By Gladson Dungdung
Tehelka.com 14 March, 2008
The ruthless economics of development ensures that displacement is defined in the narrowest terms possible
Everything has changed in the last 60 years of independence in India but the unending pain of “displacement” has become as part and partial of the life of 50 years old Satish Kishku of Takkipur village, situated near Canada Dam widely known as Mayurakshi Dam of Dumka district in Jharkhand. Kishku’s family was displaced for the first time when he was merely 10 years old. The family had more than enough land for sustaining their generation for years. But their land was acquired for the Dam and the family was given merely 2 acres of land with little money in the name of rehabilitation. The remaining amount of compensation is still hanging in the government office. Now Satish Kishku lives in a small hut with 10 members of his family including his grandchildren and earns livelihood from daily wages.
Satish Kishku had lost his mental balance in February last year when the government officials had gone to conduct survey in his village as the state government of Jharkhand has proposed a Steel Plant in the areas, where 12 villages including Satish Kishku’s village Takipur, Kulvanti, Ektala, Sukhjoda and Naraungi village of Raneswar block will face the agony of displacement once again. All these 12 villages were rehabilitated out of 144 villages, which submerged in the Mayurakshi Dam in 1967. The irony is that the Dam was constructed for the irrigation purposes but water does not reach to the rehabilitated villages because water supply has been stopped since1993 but at the same time, the water has regularly been supplied to the state of West Bengal. The electricity, health and sanitation facilities are not available in these villages.
Most of the displaced families across the country have more or less the same pathetic story as Satish Kishku has. Those who surrendered their land, forest, water, culture and identity for the Dam, Industry, Mining and development projects are struggling for survival today. Their children are with bare back, empty stomach, malnourished, illiterate and without shelter. And those who resisted against it were coined as the “Anti National” or “Naxalites” so that the ruling elites can get a license to kill them and nobody can question about their cruel and inhuman acts. In both the cases tribals, Dalits and Poor are the losers. But does it mean that these people will stop claiming their ownership rights over land, forest and water which their ancestors have protected for them?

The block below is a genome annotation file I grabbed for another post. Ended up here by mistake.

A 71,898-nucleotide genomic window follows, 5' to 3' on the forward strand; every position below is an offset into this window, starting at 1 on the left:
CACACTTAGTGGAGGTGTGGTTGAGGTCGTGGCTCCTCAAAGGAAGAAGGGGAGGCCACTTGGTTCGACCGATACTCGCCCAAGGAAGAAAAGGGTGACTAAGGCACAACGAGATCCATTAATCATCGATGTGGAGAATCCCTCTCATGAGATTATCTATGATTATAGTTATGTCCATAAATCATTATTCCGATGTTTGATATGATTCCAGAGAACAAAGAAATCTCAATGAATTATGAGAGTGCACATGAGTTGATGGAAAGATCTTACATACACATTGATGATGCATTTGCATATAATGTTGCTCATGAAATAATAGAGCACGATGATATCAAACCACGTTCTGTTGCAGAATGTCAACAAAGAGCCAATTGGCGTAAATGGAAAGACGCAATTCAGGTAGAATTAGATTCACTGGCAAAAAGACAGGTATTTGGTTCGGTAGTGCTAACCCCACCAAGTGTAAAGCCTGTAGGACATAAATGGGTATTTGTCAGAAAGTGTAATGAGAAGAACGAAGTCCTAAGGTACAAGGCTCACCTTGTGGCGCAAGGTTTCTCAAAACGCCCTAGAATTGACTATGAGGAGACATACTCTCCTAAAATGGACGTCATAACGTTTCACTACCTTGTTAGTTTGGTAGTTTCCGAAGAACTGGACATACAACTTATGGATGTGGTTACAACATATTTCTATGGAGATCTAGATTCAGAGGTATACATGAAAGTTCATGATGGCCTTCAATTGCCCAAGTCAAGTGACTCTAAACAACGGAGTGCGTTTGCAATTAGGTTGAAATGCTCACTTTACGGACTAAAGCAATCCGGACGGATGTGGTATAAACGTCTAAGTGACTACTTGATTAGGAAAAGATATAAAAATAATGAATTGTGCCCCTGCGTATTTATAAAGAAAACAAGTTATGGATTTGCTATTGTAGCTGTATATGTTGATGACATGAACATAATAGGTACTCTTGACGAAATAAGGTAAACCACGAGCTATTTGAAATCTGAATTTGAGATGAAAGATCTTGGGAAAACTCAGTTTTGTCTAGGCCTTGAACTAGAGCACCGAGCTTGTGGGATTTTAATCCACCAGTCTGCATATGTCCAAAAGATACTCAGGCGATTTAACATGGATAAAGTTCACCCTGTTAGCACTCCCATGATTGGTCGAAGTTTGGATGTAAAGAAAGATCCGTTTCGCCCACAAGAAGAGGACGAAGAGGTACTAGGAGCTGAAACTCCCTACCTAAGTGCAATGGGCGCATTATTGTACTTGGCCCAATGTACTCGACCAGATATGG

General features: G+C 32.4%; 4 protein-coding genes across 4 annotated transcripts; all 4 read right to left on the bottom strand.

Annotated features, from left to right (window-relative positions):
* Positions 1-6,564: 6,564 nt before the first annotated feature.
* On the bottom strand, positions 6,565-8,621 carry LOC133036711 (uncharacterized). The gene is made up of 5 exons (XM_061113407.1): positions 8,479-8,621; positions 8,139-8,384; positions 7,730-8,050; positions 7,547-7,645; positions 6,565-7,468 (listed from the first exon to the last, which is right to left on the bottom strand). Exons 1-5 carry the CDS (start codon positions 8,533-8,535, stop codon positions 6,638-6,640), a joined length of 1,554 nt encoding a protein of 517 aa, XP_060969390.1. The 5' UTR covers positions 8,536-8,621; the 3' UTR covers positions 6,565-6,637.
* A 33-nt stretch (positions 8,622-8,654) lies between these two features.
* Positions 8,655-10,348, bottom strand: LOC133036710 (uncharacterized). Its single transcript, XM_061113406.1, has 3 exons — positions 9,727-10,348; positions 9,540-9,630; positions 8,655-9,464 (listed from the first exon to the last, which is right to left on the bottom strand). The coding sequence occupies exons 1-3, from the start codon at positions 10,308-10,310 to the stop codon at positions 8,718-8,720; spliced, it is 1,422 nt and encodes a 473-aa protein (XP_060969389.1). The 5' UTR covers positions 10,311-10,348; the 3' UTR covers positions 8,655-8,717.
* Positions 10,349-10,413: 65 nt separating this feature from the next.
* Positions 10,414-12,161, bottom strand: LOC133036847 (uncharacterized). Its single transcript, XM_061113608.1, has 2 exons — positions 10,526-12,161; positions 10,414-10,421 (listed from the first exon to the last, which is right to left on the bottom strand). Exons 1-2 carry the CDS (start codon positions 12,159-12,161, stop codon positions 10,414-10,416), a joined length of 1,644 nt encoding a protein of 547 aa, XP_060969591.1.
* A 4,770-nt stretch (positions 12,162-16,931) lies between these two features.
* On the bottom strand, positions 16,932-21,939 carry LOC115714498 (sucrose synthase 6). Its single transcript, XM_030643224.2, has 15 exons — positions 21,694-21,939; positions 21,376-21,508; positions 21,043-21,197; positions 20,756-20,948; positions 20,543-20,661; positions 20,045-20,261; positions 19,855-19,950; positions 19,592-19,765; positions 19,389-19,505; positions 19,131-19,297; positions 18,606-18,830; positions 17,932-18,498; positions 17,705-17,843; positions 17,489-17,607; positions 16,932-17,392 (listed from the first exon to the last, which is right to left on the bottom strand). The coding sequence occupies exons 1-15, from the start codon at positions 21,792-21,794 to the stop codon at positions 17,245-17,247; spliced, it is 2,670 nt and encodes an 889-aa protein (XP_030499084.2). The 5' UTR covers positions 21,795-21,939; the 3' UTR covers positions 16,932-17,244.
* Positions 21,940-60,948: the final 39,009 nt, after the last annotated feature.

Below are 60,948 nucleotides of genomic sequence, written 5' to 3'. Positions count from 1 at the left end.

The 60 years of independence has taught many lessons to the displaced people about the politics of development, displacement and rehabilitation therefore this time they are determined not to surrender their livelihood resources at any cost for the sake of development though the governments promise them for a rehabilitation package. According to Shatish Kishku, the “rehabilitation package” is the most dangerous weapon to betray the poor. He questions that how can trees, culture and identity be rehabilitated from place one to another? Now he is putting hard work to mobilized people under the banner of “Krishi Bhumi Raksha Samity” and fighting against the displacement proposed by the state government of Jharkhand at Raneswar.
He was one among those 10 thousand displaced people of Jharkhand, Orissa, West Bengal, Bihar and Manipur, gathered at Rourkela on 9 March, 2008 to raise their voices, share the agony of displacement and chock out their strategy for the struggle against displacement, SEZ Policy and communal fascism. Their core slogans are “Stop displacement in the name of development”, “Jindal, Mittal, Tata and Bata go back”, “Withdraw the unjust SEZ policy”, “We will neither give our life nor land” and “Don’t kill people in the name of religion”. These people have taken pledge not to give even one inch of land for Industry, Dam, Mining, Power Plant and any other development project. The three leading alliances Crej Jan Mukti Andolan, Voice for Child Rights and Nafre Jan Andolan are facilitating the whole processes to unite villagers, People’s Organizations and people’s movements in a platform to challenge the unjust policies of the state and central governments.